Pressure can raise our performance, but sometimes at the detriment of other factors, such as relationships. Under pressure, some people become highly task-oriented, focusing on immediate areas. Others become very short-term oriented. Explore what happens to you, seek feedback, and evaluate whether you believe there is an issue or not. The earlier you recognize it, the easier it is to ensure that the negative impact of pressure is alleviated.
It is important to be able to distinguish between pressure and stress. Pressure is motivating, stimulating, and energizing. But when pressure exceeds our ability to cope, stress is produced. Sustained high levels of stress can, at worst, result in illness, depression, or even nervous breakdown. However, there are a number of warning signs that can help you determine when your level of stress is bordering on dangerous.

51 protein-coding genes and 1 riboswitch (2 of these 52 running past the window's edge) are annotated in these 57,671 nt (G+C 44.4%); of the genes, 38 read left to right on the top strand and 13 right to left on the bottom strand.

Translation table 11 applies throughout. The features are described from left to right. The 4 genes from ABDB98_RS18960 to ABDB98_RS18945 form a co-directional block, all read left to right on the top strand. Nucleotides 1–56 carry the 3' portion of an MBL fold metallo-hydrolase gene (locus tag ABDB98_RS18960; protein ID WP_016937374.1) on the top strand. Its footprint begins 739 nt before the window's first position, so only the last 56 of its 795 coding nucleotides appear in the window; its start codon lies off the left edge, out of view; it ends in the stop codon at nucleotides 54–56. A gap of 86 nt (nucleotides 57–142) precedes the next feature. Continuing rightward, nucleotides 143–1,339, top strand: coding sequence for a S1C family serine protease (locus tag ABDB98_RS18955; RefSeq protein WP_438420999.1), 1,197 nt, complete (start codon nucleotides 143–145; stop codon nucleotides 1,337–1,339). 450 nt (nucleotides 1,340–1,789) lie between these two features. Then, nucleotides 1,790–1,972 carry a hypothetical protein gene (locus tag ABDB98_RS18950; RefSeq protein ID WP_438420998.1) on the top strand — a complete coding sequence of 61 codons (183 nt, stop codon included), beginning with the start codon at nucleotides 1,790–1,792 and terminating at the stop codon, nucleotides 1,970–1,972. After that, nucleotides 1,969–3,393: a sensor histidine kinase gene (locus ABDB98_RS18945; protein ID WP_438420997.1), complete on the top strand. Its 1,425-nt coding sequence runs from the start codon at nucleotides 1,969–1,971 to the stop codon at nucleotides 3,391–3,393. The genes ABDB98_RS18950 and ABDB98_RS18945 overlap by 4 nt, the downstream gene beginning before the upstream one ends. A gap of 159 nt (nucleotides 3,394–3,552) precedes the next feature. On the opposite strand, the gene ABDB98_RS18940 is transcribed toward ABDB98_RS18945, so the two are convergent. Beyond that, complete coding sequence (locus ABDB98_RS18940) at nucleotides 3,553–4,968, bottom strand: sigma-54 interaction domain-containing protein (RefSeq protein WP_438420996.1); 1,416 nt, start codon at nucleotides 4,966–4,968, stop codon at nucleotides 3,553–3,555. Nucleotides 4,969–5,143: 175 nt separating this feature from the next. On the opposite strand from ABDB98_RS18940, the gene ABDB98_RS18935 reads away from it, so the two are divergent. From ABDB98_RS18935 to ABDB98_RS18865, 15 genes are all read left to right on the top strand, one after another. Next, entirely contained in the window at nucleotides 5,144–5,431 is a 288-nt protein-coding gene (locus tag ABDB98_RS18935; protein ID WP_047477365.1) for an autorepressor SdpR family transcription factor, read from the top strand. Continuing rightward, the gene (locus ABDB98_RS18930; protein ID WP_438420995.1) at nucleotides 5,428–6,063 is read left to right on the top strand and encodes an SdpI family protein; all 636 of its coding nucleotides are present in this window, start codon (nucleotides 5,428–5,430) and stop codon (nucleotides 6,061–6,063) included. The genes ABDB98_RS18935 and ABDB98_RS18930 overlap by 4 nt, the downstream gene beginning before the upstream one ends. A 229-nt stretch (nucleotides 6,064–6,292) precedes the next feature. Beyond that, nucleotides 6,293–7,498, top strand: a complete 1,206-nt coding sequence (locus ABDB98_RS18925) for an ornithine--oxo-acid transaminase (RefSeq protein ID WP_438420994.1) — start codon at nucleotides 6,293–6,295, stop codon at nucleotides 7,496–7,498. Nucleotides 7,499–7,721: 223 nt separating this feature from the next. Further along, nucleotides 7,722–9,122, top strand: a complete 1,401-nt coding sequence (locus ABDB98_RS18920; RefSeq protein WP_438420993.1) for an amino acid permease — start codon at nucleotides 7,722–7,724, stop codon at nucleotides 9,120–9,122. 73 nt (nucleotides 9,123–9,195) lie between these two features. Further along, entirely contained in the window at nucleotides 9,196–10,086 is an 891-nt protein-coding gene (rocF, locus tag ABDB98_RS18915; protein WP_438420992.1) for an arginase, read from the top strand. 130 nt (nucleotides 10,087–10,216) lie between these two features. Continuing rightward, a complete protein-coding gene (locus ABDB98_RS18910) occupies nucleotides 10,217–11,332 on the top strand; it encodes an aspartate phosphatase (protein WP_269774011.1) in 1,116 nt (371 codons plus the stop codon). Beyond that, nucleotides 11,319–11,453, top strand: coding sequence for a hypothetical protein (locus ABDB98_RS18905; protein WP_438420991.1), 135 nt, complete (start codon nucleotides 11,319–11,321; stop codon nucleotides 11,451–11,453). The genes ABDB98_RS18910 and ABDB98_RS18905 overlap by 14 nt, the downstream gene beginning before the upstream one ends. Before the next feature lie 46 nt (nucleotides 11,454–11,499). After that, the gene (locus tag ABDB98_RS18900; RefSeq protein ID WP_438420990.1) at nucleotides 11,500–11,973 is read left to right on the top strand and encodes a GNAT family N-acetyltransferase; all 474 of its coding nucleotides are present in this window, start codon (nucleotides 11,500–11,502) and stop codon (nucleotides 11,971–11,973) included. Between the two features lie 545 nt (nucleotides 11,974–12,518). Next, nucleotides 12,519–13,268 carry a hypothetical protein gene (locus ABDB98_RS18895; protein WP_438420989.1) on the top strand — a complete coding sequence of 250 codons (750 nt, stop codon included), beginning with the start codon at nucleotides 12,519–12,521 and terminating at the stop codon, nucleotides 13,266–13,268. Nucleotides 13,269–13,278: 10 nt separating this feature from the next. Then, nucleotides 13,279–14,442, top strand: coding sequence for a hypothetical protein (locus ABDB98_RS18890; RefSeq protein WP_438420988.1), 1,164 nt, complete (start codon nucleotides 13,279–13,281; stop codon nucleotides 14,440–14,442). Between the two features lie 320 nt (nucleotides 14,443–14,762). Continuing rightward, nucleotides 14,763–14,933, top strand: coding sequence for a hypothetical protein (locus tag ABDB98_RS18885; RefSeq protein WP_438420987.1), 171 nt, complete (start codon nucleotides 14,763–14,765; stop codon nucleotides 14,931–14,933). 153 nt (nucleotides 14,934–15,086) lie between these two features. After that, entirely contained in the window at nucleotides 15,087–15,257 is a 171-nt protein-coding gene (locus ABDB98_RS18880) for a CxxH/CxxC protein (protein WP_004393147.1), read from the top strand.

Take a good look at your well-being. If you experience some of the following behavioral and physical symptoms on a frequent or near-constant basis, it can indicate that you have crossed the line between healthy pressure and harmful stress.
- Constant irritability with people
- Difficulty in making decisions
- Loss of sense of humor
- Suppressed anger
- Difficulty concentrating
- Inability to finish one task before rushing into another
- Feeling the target of other people's animosity
- Feeling unable to cope
- Wanting to cry at the smallest problem
- Lack of interest in doing things after returning home from work
- Waking up in the morning and feeling tired after an early night
- Constant tiredness
- Lack of appetite
- Craving for food when under pressure
- Frequent indigestion or heartburn
- Constipation or diarrhea
- Tendency to sweat for no good reason
- Nervous twitches or nail biting
- Cramps and muscle spasms